I tried to love Toronto FC. I really did. They were terrible at first, but they were Canadian. I watched them, but couldn’t ignore decades of contempt for the Maple Leafs and Argonauts. I watched them, but could not love them. I watched them because for the first time, soccer in Canada was going forward, not backwards.

Walking down the streets of Victoria in 2008, my eyes saw something which my brain took a moment to register. A double-decker bus drove by, coloured in black and gold, and advertising . . . soccer. Not youth or recreational soccer; not a tournament or a one-shot event. A team. A team, coming the next year to Victoria. A team that someone was actually marketing to fans. At home that night, I got on the internet, and there they were: Victoria Highlanders. Someone was trying to grow the sport in Victoria.

What was the PDL? Who was the owner? Where would the team play? It was exciting to find out. The same single fan that I’d met with a decade earlier was part of the internet chatter, as were a few others. When Victoria Highlanders took to the PDL in 2009, it was an exciting time. The stadium in Langford was small, but modern and packed with fans. The atmosphere was positive. Soccer was alive and growing in Victoria and in Canada.

Vancouver Whitecaps joined MLS, and then Montreal Impact. Highlanders went up and down, but rumblings of a Canadian professional league eventually turned into the Canadian Premier League. The momentum has been unstoppable. Soccer as a spectator sport in Canada has been on an upward trajectory that now will not be stopped. The hope is that it will also turn into an upward trajectory for the development of Canada’s male players.

When I was cheering the Highlanders in the early years of those big crowds through to their championship year in 2013, the sense of growth was energizing. Behind it all stood the promise of something bigger to come. There was the United Soccer League, and then there was the re-born North American Soccer League, with teams in Edmonton and Ottawa. Both professional circuits wouldn’t be beyond the ambitions of Victoria, if the right ownership and the right facility existed. While I was enjoying supporting the club, meeting other fans, and seeing a trickle of players move on to the professional ranks, behind it all was the hope that it could lead to something bigger.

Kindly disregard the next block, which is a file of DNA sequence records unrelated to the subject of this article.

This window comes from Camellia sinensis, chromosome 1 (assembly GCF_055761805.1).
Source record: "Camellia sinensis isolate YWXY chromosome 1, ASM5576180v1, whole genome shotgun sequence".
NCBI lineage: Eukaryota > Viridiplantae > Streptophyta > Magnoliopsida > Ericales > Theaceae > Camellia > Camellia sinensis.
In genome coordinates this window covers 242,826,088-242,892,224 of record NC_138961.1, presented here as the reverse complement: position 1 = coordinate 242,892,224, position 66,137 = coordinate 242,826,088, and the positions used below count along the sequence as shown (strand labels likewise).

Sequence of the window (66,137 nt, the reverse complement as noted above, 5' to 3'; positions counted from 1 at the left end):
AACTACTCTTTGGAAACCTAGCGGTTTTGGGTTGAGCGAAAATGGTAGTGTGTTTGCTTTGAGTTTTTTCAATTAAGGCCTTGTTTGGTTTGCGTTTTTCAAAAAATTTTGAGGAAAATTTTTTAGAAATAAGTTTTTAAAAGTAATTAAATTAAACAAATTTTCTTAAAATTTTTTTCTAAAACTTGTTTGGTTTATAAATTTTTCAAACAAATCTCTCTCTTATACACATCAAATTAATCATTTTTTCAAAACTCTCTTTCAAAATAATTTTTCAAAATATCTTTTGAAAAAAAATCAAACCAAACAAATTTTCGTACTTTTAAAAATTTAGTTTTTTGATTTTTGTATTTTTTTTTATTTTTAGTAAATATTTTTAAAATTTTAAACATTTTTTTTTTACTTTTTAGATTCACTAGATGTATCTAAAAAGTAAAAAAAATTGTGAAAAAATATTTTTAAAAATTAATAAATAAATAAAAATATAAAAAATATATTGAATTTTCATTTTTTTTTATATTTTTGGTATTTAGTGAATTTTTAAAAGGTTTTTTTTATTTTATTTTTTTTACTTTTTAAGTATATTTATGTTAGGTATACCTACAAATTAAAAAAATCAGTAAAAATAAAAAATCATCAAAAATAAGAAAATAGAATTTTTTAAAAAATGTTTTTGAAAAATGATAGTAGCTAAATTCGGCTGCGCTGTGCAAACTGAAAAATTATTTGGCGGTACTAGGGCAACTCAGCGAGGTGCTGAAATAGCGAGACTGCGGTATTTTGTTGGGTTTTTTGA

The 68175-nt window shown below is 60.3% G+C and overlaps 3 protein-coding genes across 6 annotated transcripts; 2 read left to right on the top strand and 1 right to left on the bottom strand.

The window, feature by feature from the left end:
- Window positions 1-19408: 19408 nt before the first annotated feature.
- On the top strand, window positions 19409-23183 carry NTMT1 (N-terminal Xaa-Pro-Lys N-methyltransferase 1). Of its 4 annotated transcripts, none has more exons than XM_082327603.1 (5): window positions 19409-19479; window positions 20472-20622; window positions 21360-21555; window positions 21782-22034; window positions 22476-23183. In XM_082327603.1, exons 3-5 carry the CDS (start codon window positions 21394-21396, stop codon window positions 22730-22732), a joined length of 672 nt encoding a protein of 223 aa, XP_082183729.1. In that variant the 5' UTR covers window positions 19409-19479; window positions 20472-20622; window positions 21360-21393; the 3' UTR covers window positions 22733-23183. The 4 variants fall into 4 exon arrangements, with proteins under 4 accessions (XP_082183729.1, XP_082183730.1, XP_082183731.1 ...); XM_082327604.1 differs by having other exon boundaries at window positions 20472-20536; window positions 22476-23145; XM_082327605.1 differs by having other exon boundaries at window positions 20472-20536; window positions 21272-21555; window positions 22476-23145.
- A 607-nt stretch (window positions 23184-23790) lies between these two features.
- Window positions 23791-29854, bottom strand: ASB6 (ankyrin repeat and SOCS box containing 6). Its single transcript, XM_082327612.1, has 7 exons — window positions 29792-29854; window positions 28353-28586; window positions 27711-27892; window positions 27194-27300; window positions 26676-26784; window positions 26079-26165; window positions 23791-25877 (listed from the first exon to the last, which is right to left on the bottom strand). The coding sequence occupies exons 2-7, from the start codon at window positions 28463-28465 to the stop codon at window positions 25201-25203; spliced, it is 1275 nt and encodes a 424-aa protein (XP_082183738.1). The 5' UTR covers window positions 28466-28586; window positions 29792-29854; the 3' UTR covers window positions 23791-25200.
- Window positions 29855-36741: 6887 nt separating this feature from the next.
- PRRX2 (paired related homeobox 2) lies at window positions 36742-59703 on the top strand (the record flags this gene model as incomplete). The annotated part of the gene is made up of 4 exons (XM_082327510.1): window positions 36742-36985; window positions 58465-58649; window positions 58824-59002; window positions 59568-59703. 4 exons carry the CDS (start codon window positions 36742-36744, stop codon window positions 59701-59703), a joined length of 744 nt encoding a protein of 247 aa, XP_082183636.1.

Drew Shaw presenting the Lake Side Buoys Supporters'
Choice Player of the Year Award 2018

That something bigger has arrived. Within an eight or ten team professional league, Victoria is clearly a city that has the population and the soccer culture to be included, and to succeed. The mire of municipal in-fighting and parochialism which paralyzes development across Victoria was cut through by the City of Langford, as it ambitiously hosted first the national rugby programme, and now Pacific FC of Vancouver Island. The league is legitimate; the ownership by CFL teams of some clubs provides the money and the legitimacy that was needed to sell the league to other ownership groups in other cities, and fans in all of them.

"It will not be all sunshine and roses - but it’s ours."

The Canadian Premier League will not be an instant success, nor will it be a universal one. The team in York will struggle to compete for fans with Toronto FC, and may have to look towards Kitchener or London for a long-term home. In some places, good stadia will be an issue. Travel costs are a known obstacle, but what’s unknown is how many fans will show up to pay for a league which is developmental in nature and financially much smaller than either MLS or the CFL. What degree of sponsorship will businesses be interested in? How will the CPL get its games broadcast to fans? It will not be all sunshine and roses - but it’s ours.

I think that the Canadian Premier League will survive, succeed, and grow. Sixteen teams sounds to me like six more than the country can support, so I’m not sure about the CPL’s stated goal of promotion and relegation - but I like that they are shooting high and aiming big. Ottawa Fury have shown that using CFL stadia isn’t as bad an idea as I thought it was at first. No matter what happens, it will be fascinating to watch it all unfold.